Hull Cheese to Hundred-handed

Hull Cheese Strong ale, or rather intoxicating cake, like "tipsy cake," thus described by Taylor, the water- poet: "It is much like a loafe out of a brewer's basket; it is composed of two simples - mault and water, ... and is cousin-germane to the mightiest ale in England. (See vol. ii. of Taylor's Works.)

Hullabaloo Uproar. Irish pullalue, a coronach or crying together at funerals. (See Hurly-Burly.)

"All this the poor ould creathure set up such a pullalue, that she brought the seven parishes about her." - Dublin and London Magazine (Loughleagh), 1825.
Hulsean Lectures Instituted by the Rev. John Hulse, of Cheshire, in 1777. Every year some four or six sermons are preached at Great St. Mary's, Cambridge, by what is now called the Hulsean Lecturer, who, till 1860, was entitled the Christian Advocate. Originally twenty sermons a year were preached and afterwards printed under this benefaction.

Hum and Haw (To). To hesitate to give a positive plain answer; to hesitate in making a speech. To introduce hum and haw between words which ought to follow each other freely.

Huma (The). A fabulous Oriental bird which never alights, but is always on the wing. It is said that every head which it overshadows will wear a crown (Richardson). The splendid little bird suspended over the throne of Tippoo Saib at Seringapatam represented this poetical fancy.
   In the first chapter of the Autocrat of the Breakfast Table a certain popular lecturer is made to describe himself, in allusion to his many wanderings, to this bird: "Yes, I am like the Huma, the bird that never lights; being always in the cars, as the Huma is always on the wing."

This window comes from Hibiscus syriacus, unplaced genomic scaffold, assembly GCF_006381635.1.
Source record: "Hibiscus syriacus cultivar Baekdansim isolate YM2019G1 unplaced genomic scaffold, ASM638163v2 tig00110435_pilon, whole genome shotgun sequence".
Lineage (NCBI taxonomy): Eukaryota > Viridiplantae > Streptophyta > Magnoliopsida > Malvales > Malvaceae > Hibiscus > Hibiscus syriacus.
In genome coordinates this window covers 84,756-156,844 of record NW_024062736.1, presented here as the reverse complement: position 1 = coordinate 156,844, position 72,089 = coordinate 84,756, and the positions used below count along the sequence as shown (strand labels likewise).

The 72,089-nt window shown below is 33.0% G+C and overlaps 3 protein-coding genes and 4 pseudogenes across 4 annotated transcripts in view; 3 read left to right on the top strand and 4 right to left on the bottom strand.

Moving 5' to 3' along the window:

Human Race (h soft). Father of the human race. Adam.

Human Sacrifice A custom still subsisting seems to prove that the Egyptians formerly sacrificed a young virgin to the god of the Nile, for they now make a statue of clay in shape of a girl, which they call the "betrothed bride," and throw it into the river. (Savary.)

Humanitarians Those who believe that Jesus Christ was only man. The disciples of St. Simon are so called also, because they maintain the perfectibility of human nature without the aid of grace.

Humanities or Humanity Studies. Grammar, rhetoric, and poetry, with Greek and Latin (literæ humaniores); in contradistinction to divinity (literæ divinæ).

"The humanities ... is used to designate those studies which are considered the most specially adapted for training ... true humanity in every man." - Trench: On the Study of Words, Lecture iii. p. 69.
Humber Chief of the Huns, defeated by Locrin, King of England, and drowned in the river Abus, ever since called the Humber. (Geoffrey of Monmouth: Chronicles.)

"Their chieftain Humber named was aright
Unto the mighty streame him to betake,
Where he an end of battall and of life did make."
Spenser: Faërie Queene, ii. 10.
Humble Bee A corruption of the German hummel bee, the buzzing bee. Sometimes called the Dumble-dor. Also Bumble-bee, from its booming drone.

Humble Cow (A) A cow without horns.

" `That,' said John with a broad grin, was Grizzel chasing the humble cow out of the close." - Sir W. Scott: Guy Mannering, chap. ix.
Humble Pie To eat humble pie. To come down from a position you have assumed, to be obliged to take "a lower room." "Umbles" are the heart, liver, and entrails of the deer, the huntsman's perquisites. When the lord and his household dined the venison pasty was served on the daïs, but the umbles were made into a pie for the huntsman and his fellows.
   N.B. Pie and patty are both diminutives of pasty. Pasty and patty are limited to venison, veal, and some few other meats; pie is of far wider signification, including fruit, mince, etc.

  By PanEris using Melati.

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